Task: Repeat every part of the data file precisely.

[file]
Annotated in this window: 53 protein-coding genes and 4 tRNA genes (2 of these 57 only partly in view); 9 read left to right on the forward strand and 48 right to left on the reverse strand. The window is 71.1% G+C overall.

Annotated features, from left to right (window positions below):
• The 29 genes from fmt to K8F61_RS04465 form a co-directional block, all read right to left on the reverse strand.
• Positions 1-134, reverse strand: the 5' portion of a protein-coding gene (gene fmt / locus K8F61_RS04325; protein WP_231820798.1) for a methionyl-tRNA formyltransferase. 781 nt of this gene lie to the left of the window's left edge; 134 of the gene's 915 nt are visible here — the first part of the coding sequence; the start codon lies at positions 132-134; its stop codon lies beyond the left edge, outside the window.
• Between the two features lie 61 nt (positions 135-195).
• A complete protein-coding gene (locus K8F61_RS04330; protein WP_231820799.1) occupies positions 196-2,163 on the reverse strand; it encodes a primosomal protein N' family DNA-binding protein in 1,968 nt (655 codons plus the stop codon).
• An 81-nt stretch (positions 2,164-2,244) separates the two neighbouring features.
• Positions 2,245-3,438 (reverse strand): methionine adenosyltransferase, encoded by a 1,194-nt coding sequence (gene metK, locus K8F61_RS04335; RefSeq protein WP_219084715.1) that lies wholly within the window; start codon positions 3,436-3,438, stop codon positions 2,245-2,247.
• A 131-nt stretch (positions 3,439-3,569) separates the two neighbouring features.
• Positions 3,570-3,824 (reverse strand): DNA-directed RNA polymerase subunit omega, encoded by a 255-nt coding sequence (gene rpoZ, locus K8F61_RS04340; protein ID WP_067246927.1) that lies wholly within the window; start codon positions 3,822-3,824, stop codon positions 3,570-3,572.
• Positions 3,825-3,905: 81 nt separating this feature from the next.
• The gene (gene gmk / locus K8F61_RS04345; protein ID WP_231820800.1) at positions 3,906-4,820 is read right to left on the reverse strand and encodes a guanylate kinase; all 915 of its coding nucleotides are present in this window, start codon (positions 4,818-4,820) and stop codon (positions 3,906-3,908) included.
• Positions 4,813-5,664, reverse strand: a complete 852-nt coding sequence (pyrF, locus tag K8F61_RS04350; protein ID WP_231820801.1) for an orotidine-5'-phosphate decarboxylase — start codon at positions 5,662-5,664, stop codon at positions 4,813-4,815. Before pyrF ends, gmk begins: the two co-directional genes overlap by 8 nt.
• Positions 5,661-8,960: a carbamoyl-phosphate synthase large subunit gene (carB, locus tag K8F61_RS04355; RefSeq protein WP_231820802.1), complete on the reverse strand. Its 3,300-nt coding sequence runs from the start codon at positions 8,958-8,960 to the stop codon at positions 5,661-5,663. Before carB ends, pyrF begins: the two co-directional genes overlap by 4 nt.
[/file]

Annotated in this window: 53 protein-coding genes and 4 tRNA genes (2 of these 57 only partly in view); 9 read left to right on the forward strand and 48 right to left on the reverse strand. The window is 71.1% G+C overall.

Annotated features, from left to right (window positions below):
• The 29 genes from fmt to K8F61_RS04465 form a co-directional block, all read right to left on the reverse strand.
• Positions 1-134, reverse strand: the 5' portion of a protein-coding gene (gene fmt / locus K8F61_RS04325; protein WP_231820798.1) for a methionyl-tRNA formyltransferase. 781 nt of this gene lie to the left of the window's left edge; 134 of the gene's 915 nt are visible here — the first part of the coding sequence; the start codon lies at positions 132-134; its stop codon lies beyond the left edge, outside the window.
• Between the two features lie 61 nt (positions 135-195).
• A complete protein-coding gene (locus K8F61_RS04330; protein WP_231820799.1) occupies positions 196-2,163 on the reverse strand; it encodes a primosomal protein N' family DNA-binding protein in 1,968 nt (655 codons plus the stop codon).
• An 81-nt stretch (positions 2,164-2,244) separates the two neighbouring features.
• Positions 2,245-3,438 (reverse strand): methionine adenosyltransferase, encoded by a 1,194-nt coding sequence (gene metK, locus K8F61_RS04335; RefSeq protein WP_219084715.1) that lies wholly within the window; start codon positions 3,436-3,438, stop codon positions 2,245-2,247.
• A 131-nt stretch (positions 3,439-3,569) separates the two neighbouring features.
• Positions 3,570-3,824 (reverse strand): DNA-directed RNA polymerase subunit omega, encoded by a 255-nt coding sequence (gene rpoZ, locus K8F61_RS04340; protein ID WP_067246927.1) that lies wholly within the window; start codon positions 3,822-3,824, stop codon positions 3,570-3,572.
• Positions 3,825-3,905: 81 nt separating this feature from the next.
• The gene (gene gmk / locus K8F61_RS04345; protein ID WP_231820800.1) at positions 3,906-4,820 is read right to left on the reverse strand and encodes a guanylate kinase; all 915 of its coding nucleotides are present in this window, start codon (positions 4,818-4,820) and stop codon (positions 3,906-3,908) included.
• Positions 4,813-5,664, reverse strand: a complete 852-nt coding sequence (pyrF, locus tag K8F61_RS04350; protein ID WP_231820801.1) for an orotidine-5'-phosphate decarboxylase — start codon at positions 5,662-5,664, stop codon at positions 4,813-4,815. Before pyrF ends, gmk begins: the two co-directional genes overlap by 8 nt.
• Positions 5,661-8,960: a carbamoyl-phosphate synthase large subunit gene (carB, locus tag K8F61_RS04355; RefSeq protein WP_231820802.1), complete on the reverse strand. Its 3,300-nt coding sequence runs from the start codon at positions 8,958-8,960 to the stop codon at positions 5,661-5,663. Before carB ends, pyrF begins: the two co-directional genes overlap by 4 nt.